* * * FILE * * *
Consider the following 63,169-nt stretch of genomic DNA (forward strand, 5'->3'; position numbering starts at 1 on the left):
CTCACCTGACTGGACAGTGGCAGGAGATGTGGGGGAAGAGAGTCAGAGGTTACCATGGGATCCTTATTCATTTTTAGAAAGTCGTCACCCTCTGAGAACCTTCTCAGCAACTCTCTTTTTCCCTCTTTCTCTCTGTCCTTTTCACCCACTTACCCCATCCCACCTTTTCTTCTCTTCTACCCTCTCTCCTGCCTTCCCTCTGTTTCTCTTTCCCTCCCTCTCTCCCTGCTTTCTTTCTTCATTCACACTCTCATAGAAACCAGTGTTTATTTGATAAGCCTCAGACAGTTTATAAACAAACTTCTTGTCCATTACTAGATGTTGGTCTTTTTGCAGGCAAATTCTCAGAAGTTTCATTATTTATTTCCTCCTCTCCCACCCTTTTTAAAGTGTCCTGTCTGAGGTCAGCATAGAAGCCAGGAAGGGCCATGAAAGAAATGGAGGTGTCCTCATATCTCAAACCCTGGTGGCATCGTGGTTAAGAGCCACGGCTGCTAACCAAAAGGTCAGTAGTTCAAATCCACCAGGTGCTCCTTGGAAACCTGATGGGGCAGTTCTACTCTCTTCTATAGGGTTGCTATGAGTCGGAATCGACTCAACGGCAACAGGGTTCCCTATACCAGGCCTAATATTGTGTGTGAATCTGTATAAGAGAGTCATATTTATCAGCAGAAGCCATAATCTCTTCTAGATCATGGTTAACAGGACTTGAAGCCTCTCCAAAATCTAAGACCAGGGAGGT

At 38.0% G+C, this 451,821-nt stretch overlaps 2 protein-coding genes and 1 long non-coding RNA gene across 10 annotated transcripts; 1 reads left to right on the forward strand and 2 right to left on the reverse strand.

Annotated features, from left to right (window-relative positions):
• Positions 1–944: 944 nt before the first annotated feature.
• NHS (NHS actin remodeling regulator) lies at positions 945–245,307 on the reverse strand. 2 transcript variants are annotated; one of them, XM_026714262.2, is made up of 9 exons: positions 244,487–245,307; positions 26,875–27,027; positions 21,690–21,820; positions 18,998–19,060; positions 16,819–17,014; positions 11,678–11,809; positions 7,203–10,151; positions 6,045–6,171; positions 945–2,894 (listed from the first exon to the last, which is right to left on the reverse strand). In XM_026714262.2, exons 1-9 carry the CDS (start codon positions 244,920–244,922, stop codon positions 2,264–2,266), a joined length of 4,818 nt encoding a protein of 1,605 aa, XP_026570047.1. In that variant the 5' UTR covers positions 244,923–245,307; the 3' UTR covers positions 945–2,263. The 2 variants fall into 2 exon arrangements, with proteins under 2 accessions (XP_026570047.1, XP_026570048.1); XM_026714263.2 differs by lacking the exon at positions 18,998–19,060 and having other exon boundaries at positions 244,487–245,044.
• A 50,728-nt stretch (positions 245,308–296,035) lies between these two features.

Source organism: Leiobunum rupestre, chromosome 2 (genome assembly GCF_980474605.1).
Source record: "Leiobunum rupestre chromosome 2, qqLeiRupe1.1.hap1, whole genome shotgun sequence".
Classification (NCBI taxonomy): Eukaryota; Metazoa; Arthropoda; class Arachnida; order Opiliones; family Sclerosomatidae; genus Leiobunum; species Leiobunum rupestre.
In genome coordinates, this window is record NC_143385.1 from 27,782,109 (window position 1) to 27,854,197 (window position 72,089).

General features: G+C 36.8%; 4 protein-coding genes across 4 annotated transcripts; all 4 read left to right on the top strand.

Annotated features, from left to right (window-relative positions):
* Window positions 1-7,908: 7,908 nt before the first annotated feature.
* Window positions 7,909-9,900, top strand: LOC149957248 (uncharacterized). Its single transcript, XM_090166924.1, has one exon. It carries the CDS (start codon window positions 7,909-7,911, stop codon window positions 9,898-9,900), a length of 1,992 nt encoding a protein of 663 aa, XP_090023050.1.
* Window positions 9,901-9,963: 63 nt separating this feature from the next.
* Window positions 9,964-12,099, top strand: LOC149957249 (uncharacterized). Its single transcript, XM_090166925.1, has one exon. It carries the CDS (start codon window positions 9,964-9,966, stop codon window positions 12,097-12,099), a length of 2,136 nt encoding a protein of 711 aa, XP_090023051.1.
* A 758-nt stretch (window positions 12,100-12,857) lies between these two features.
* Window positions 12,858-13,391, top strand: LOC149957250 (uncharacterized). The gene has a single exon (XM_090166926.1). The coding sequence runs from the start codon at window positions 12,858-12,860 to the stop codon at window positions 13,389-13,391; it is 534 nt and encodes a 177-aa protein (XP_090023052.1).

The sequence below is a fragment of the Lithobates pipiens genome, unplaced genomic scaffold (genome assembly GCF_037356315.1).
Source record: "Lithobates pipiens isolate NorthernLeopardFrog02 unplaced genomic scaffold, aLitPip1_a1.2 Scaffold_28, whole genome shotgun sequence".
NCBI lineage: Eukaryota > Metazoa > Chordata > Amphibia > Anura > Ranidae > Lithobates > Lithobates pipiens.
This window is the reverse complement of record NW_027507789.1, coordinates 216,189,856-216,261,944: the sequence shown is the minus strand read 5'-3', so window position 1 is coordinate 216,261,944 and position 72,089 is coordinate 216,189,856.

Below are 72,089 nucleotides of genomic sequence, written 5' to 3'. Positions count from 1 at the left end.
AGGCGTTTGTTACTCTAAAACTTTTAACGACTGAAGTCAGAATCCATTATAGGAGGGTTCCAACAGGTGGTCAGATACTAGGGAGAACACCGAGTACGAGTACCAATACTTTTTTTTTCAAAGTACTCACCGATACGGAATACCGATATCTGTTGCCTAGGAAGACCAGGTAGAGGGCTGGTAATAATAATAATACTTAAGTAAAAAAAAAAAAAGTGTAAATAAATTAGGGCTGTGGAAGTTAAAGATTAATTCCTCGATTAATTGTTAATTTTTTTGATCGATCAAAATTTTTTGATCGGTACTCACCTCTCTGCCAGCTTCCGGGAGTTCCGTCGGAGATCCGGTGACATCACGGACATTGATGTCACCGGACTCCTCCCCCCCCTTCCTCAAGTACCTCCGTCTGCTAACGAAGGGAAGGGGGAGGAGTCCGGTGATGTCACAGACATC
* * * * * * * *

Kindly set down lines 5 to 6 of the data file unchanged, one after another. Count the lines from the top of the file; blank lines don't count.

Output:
• Positions 1–944: 944 nt before the first annotated feature.
• NHS (NHS actin remodeling regulator) lies at positions 945–245,307 on the reverse strand. 2 transcript variants are annotated; one of them, XM_026714262.2, is made up of 9 exons: positions 244,487–245,307; positions 26,875–27,027; positions 21,690–21,820; positions 18,998–19,060; positions 16,819–17,014; positions 11,678–11,809; positions 7,203–10,151; positions 6,045–6,171; positions 945–2,894 (listed from the first exon to the last, which is right to left on the reverse strand). In XM_026714262.2, exons 1-9 carry the CDS (start codon positions 244,920–244,922, stop codon positions 2,264–2,266), a joined length of 4,818 nt encoding a protein of 1,605 aa, XP_026570047.1. In that variant the 5' UTR covers positions 244,923–245,307; the 3' UTR covers positions 945–2,263. The 2 variants fall into 2 exon arrangements, with proteins under 2 accessions (XP_026570047.1, XP_026570048.1); XM_026714263.2 differs by lacking the exon at positions 18,998–19,060 and having other exon boundaries at positions 244,487–245,044.